‘Faceprints’ as Part of Air Travel’s Future

A cause that both presidential candidates championed during last year’s election campaign was the use of “biometrics” — the use of sophisticated technology to identify individuals — at U.S. airports to help ensure national security. While serving in the Senate, Hillary Clinton co-sponsored legislation calling for the use of such hi-tech tools, and candidate Trump pledged that the issue would be a “top priority” if he won.

He did, of course, and he made good on that pledge. As part of the president’s executive order barring travel to the U.S. from seven Muslim-majority nations, the White House instructed the Department of Homeland Security to escalate the deployment of a multibillion dollar biometric monitoring system to evaluate all visitors crossing U.S. borders. While other parts of the travel ban remain in legal limbo, the DHS is taking steps to follow its executive order instructions regarding biometric monitoring.

Congress first passed a mandate for an automated system back in 1996, but the issue was placed on security agencies’ front burners after the 9/11 Commission endorsed the move. One of the goals of a comprehensive biometrics program would be to identify foreign nationals who overstayed their visas. Two of the September 2001 hijackers had done that.

Based on text records, the DHS estimates that the visas of roughly 500,000 of the nearly 45 million foreign travelers in 2015 have expired.

The biometric system of choice is facial recognition, where sophisticated software can capture details of a person’s face — like the relative locations of eyes, eyebrows and noses — and check the resultant “faceprint” against a database of people whose visas have expired, or who are wanted in criminal or terrorist investigations.

Facial recognition software represents a giant step beyond fingerprints, which the DHS has been collecting since 2004 from foreigners entering the country. And the department hasn’t been able, for logistical reasons, to fingerprint departing visitors.

In a trial at Atlanta’s Hartsfield-Jackson International Airport, the agency successfully tested workstations that captured images to verify passengers’ identities before boarding. Deployment of the technology for exiting passengers on some flights has started as well at Washington Dulles International Airport and Boston Logan Airport.

Voluntary biometric identification is already being used in places like Helsinki and Singapore, as part of the International Air Transport Association’s “One Identity” program. The IATA, which represents 275 airlines, aims to streamline the movement of passengers from their walking into the airport to boarding their planes.

In the U. S., Delta Air Lines has become the first domestic airline to use facial recognition technology, although at this point it is just being used to speed the process of checking baggage at one airport, Minneapolis-St. Paul International.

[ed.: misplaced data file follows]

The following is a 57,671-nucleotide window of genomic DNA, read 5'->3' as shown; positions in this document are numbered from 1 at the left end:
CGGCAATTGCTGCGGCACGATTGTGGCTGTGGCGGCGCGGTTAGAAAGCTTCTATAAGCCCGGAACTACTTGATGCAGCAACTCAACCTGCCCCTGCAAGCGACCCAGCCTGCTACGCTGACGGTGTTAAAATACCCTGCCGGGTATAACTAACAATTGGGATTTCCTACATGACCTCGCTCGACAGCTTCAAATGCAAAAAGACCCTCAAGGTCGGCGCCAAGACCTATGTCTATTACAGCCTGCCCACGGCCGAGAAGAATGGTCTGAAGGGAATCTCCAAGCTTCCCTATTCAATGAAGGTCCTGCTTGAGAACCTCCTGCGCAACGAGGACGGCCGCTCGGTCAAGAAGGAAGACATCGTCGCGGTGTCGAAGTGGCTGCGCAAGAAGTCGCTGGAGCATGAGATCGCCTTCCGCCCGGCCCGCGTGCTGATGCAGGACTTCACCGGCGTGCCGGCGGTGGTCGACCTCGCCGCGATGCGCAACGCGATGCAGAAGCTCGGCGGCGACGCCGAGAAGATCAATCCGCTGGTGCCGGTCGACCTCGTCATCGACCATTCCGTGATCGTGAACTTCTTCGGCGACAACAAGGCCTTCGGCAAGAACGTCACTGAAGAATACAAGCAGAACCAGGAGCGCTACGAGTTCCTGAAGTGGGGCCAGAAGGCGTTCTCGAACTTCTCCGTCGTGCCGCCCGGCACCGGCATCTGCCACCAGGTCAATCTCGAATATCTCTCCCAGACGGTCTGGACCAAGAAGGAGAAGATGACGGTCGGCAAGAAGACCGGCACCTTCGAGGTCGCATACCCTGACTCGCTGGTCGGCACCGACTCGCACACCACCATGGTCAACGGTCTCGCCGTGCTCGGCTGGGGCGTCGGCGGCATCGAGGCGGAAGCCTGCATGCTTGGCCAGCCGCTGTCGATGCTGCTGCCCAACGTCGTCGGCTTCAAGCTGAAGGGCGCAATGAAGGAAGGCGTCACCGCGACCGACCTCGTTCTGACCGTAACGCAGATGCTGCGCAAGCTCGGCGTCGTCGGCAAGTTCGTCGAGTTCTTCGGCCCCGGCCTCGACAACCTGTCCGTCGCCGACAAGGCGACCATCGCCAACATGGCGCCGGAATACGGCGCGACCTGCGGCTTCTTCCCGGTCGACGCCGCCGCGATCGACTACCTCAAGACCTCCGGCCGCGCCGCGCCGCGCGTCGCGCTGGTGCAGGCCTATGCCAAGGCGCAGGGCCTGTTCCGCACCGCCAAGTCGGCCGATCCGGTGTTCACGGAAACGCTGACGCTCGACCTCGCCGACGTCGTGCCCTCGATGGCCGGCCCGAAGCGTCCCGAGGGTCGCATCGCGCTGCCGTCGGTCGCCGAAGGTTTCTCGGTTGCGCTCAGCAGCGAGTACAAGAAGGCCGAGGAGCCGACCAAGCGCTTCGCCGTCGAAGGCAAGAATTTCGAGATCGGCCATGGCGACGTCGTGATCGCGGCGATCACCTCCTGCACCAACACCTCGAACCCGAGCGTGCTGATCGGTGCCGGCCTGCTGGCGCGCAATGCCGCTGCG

JetBlue, which serves much of the east coast, is also testing facial recognition technology and biometrics to provide paperless boarding on certain flights. The airlines are working in cooperation with the Transportation Security Administration, and Customs and Border Protection, a division of the DHS.

The expansion of the new surveillance apparatus, however, is predictably alarming privacy and civil liberty advocates.

The thought of one’s facial image being captured and preserved by government agencies understandably disquiets some citizens, like those who shun things like EasyPass and credit cards because they object to their vehicles or purchases being potentially tracked by companies or government.

And others point out that facial recognition software is not foolproof, and that it performed less accurately on women, blacks and adults under 30 in a 2012 study. But current systems will always exist as backups in cases where facial recognition misidentified passengers.

And the technologies will hopefully improve with use and time, as they are repeatedly tweaked to make them work better.

What is more, while photos of nonimmigrant aliens and lawful permanent residents will be kept for up to 15 years, any pictures of U.S. citizens, once their identities have been confirmed and run through databases, will be deleted once a passenger’s flight is completed.

As with so many things in these troubled times, privacy concerns must be balanced by security ones. And accurately identifying passengers who will be boarding planes carrying hundreds of others has, unfortunately, become something that simply must be done. Biometrics represents an advance in accomplishing that task more quickly and efficiently.

But it is not an option for screening people entering or leaving our country by land, across the Mexican or Canadian borders. Nor can it discover the evil designs of “home-grown” terrorists.

In the end, our only true security can be ensured by Divine protection, for which we daven daily.

But taking what steps can be taken in the mundane world, though, making what hishtadlus is reasonable, is certainly part of the broader mandate of a temporal government. And, harnessing biometrics to identify air travelers is certainly an idea worth advancing, cautiously but resolutely.